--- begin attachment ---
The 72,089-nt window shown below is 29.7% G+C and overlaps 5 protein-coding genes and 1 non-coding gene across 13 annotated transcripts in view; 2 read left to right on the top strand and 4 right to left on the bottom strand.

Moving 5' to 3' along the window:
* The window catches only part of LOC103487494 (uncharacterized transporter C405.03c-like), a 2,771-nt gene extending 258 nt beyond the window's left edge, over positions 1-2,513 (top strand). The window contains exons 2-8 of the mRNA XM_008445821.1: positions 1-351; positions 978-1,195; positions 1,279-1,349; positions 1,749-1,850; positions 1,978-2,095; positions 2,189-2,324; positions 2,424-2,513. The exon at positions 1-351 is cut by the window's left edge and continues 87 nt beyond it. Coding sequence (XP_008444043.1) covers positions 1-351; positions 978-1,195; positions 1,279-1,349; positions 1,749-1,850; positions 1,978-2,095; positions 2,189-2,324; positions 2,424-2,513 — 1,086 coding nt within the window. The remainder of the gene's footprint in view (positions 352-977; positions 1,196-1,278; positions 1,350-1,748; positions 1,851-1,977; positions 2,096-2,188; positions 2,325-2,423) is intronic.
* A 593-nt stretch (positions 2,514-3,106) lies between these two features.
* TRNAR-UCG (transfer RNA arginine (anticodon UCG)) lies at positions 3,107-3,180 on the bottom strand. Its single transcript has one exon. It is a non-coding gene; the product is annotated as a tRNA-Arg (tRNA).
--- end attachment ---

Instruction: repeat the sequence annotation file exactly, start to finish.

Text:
The 72,089-nt window shown below is 29.7% G+C and overlaps 5 protein-coding genes and 1 non-coding gene across 13 annotated transcripts in view; 2 read left to right on the top strand and 4 right to left on the bottom strand.

Moving 5' to 3' along the window:
* The window catches only part of LOC103487494 (uncharacterized transporter C405.03c-like), a 2,771-nt gene extending 258 nt beyond the window's left edge, over positions 1-2,513 (top strand). The window contains exons 2-8 of the mRNA XM_008445821.1: positions 1-351; positions 978-1,195; positions 1,279-1,349; positions 1,749-1,850; positions 1,978-2,095; positions 2,189-2,324; positions 2,424-2,513. The exon at positions 1-351 is cut by the window's left edge and continues 87 nt beyond it. Coding sequence (XP_008444043.1) covers positions 1-351; positions 978-1,195; positions 1,279-1,349; positions 1,749-1,850; positions 1,978-2,095; positions 2,189-2,324; positions 2,424-2,513 — 1,086 coding nt within the window. The remainder of the gene's footprint in view (positions 352-977; positions 1,196-1,278; positions 1,350-1,748; positions 1,851-1,977; positions 2,096-2,188; positions 2,325-2,423) is intronic.
* A 593-nt stretch (positions 2,514-3,106) lies between these two features.
* TRNAR-UCG (transfer RNA arginine (anticodon UCG)) lies at positions 3,107-3,180 on the bottom strand. Its single transcript has one exon. It is a non-coding gene; the product is annotated as a tRNA-Arg (tRNA).